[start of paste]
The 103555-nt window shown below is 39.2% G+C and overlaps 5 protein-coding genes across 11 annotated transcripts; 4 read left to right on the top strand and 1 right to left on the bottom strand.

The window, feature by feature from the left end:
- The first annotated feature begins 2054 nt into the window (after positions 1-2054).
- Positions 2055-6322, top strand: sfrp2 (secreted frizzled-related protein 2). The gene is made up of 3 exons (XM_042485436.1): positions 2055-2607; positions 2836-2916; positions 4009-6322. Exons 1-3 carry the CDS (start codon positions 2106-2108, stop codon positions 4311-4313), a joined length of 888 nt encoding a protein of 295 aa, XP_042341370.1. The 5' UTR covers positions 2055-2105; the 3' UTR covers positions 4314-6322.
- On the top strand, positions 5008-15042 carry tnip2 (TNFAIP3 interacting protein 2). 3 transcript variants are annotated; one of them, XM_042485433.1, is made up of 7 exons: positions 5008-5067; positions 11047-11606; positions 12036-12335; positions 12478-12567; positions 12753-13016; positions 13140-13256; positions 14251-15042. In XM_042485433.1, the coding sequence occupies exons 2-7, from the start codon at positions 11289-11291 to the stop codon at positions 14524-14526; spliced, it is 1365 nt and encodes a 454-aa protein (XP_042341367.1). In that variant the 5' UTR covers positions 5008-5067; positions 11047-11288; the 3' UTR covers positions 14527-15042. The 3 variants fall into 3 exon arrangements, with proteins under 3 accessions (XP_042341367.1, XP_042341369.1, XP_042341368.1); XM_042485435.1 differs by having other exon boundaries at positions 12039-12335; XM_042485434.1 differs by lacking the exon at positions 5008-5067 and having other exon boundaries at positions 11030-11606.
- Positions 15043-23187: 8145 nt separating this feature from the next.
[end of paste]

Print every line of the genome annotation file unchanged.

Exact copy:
The 103555-nt window shown below is 39.2% G+C and overlaps 5 protein-coding genes across 11 annotated transcripts; 4 read left to right on the top strand and 1 right to left on the bottom strand.

The window, feature by feature from the left end:
- The first annotated feature begins 2054 nt into the window (after positions 1-2054).
- Positions 2055-6322, top strand: sfrp2 (secreted frizzled-related protein 2). The gene is made up of 3 exons (XM_042485436.1): positions 2055-2607; positions 2836-2916; positions 4009-6322. Exons 1-3 carry the CDS (start codon positions 2106-2108, stop codon positions 4311-4313), a joined length of 888 nt encoding a protein of 295 aa, XP_042341370.1. The 5' UTR covers positions 2055-2105; the 3' UTR covers positions 4314-6322.
- On the top strand, positions 5008-15042 carry tnip2 (TNFAIP3 interacting protein 2). 3 transcript variants are annotated; one of them, XM_042485433.1, is made up of 7 exons: positions 5008-5067; positions 11047-11606; positions 12036-12335; positions 12478-12567; positions 12753-13016; positions 13140-13256; positions 14251-15042. In XM_042485433.1, the coding sequence occupies exons 2-7, from the start codon at positions 11289-11291 to the stop codon at positions 14524-14526; spliced, it is 1365 nt and encodes a 454-aa protein (XP_042341367.1). In that variant the 5' UTR covers positions 5008-5067; positions 11047-11288; the 3' UTR covers positions 14527-15042. The 3 variants fall into 3 exon arrangements, with proteins under 3 accessions (XP_042341367.1, XP_042341369.1, XP_042341368.1); XM_042485435.1 differs by having other exon boundaries at positions 12039-12335; XM_042485434.1 differs by lacking the exon at positions 5008-5067 and having other exon boundaries at positions 11030-11606.
- Positions 15043-23187: 8145 nt separating this feature from the next.